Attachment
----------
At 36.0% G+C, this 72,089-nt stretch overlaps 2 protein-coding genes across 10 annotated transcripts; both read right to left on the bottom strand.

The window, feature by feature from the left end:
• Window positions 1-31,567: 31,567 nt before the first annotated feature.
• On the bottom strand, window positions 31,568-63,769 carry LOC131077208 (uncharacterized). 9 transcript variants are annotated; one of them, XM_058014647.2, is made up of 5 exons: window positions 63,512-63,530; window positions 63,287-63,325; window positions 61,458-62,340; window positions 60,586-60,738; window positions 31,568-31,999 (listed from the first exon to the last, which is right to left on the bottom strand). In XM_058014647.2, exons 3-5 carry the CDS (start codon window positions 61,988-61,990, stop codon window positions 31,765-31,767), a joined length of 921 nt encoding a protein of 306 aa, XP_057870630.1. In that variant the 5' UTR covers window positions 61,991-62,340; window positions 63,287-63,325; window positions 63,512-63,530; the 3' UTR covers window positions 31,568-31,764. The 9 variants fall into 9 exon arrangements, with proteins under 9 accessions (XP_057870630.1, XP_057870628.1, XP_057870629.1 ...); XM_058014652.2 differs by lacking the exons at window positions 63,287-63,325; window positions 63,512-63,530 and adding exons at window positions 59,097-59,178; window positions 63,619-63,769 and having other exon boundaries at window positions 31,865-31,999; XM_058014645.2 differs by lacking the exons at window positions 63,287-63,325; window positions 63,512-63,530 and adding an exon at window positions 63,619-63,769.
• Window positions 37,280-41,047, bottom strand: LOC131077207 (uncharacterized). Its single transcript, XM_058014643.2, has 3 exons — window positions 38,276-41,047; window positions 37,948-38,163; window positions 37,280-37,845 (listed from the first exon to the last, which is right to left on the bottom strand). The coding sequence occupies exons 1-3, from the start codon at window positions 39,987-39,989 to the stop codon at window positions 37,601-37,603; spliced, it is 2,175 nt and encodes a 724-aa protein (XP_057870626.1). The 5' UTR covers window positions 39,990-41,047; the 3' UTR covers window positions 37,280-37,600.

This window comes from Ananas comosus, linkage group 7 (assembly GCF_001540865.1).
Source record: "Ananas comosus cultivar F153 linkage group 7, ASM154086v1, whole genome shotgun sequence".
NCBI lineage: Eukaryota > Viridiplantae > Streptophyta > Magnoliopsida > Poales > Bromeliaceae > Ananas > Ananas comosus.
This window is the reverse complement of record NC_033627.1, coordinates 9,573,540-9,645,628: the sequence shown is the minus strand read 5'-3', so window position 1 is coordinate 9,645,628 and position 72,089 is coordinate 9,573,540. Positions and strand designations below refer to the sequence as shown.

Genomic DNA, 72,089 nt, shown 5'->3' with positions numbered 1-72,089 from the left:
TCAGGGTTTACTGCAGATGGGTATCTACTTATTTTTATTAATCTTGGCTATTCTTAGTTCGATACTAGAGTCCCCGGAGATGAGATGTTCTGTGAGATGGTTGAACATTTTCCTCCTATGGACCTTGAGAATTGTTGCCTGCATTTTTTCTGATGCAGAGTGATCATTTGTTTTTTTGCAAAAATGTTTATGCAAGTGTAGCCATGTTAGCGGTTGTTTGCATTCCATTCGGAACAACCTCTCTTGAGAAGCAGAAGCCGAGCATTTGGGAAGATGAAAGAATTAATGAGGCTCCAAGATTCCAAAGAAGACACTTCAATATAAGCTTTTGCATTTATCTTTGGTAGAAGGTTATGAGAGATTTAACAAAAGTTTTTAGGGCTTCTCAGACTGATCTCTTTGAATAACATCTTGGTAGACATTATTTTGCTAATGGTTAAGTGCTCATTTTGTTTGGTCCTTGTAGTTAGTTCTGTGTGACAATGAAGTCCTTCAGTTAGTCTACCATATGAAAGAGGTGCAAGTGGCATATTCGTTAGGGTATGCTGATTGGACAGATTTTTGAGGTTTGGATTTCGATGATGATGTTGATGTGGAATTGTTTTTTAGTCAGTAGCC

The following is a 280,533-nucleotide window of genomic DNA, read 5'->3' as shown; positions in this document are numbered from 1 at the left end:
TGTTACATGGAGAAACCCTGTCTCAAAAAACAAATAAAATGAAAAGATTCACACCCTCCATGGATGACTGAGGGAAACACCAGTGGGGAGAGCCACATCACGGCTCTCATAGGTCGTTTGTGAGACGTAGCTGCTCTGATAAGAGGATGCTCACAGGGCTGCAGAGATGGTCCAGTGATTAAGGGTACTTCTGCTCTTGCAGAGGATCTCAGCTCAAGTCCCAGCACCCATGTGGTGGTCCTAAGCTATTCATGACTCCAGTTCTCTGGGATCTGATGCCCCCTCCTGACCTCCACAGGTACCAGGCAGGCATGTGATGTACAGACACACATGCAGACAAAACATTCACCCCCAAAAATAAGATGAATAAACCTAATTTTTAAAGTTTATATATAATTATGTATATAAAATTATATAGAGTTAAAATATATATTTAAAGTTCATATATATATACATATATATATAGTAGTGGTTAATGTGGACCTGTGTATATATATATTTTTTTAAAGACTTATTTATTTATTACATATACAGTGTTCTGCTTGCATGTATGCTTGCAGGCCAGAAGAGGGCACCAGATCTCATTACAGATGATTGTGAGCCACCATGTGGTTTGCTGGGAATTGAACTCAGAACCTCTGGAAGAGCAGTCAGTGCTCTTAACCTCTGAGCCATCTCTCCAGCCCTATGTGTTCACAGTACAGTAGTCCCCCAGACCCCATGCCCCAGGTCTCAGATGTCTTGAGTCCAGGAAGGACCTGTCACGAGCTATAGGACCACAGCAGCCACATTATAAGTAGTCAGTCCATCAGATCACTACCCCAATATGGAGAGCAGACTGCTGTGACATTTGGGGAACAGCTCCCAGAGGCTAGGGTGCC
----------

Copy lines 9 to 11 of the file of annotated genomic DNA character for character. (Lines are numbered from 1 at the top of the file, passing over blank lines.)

This window is the reverse complement of record NC_033627.1, coordinates 9,573,540-9,645,628: the sequence shown is the minus strand read 5'-3', so window position 1 is coordinate 9,645,628 and position 72,089 is coordinate 9,573,540. Positions and strand designations below refer to the sequence as shown.

Genomic DNA, 72,089 nt, shown 5'->3' with positions numbered 1-72,089 from the left:
TCAGGGTTTACTGCAGATGGGTATCTACTTATTTTTATTAATCTTGGCTATTCTTAGTTCGATACTAGAGTCCCCGGAGATGAGATGTTCTGTGAGATGGTTGAACATTTTCCTCCTATGGACCTTGAGAATTGTTGCCTGCATTTTTTCTGATGCAGAGTGATCATTTGTTTTTTTGCAAAAATGTTTATGCAAGTGTAGCCATGTTAGCGGTTGTTTGCATTCCATTCGGAACAACCTCTCTTGAGAAGCAGAAGCCGAGCATTTGGGAAGATGAAAGAATTAATGAGGCTCCAAGATTCCAAAGAAGACACTTCAATATAAGCTTTTGCATTTATCTTTGGTAGAAGGTTATGAGAGATTTAACAAAAGTTTTTAGGGCTTCTCAGACTGATCTCTTTGAATAACATCTTGGTAGACATTATTTTGCTAATGGTTAAGTGCTCATTTTGTTTGGTCCTTGTAGTTAGTTCTGTGTGACAATGAAGTCCTTCAGTTAGTCTACCATATGAAAGAGGTGCAAGTGGCATATTCGTTAGGGTATGCTGATTGGACAGATTTTTGAGGTTTGGATTTCGATGATGATGTTGATGTGGAATTGTTTTTTAGTCAGTAGCC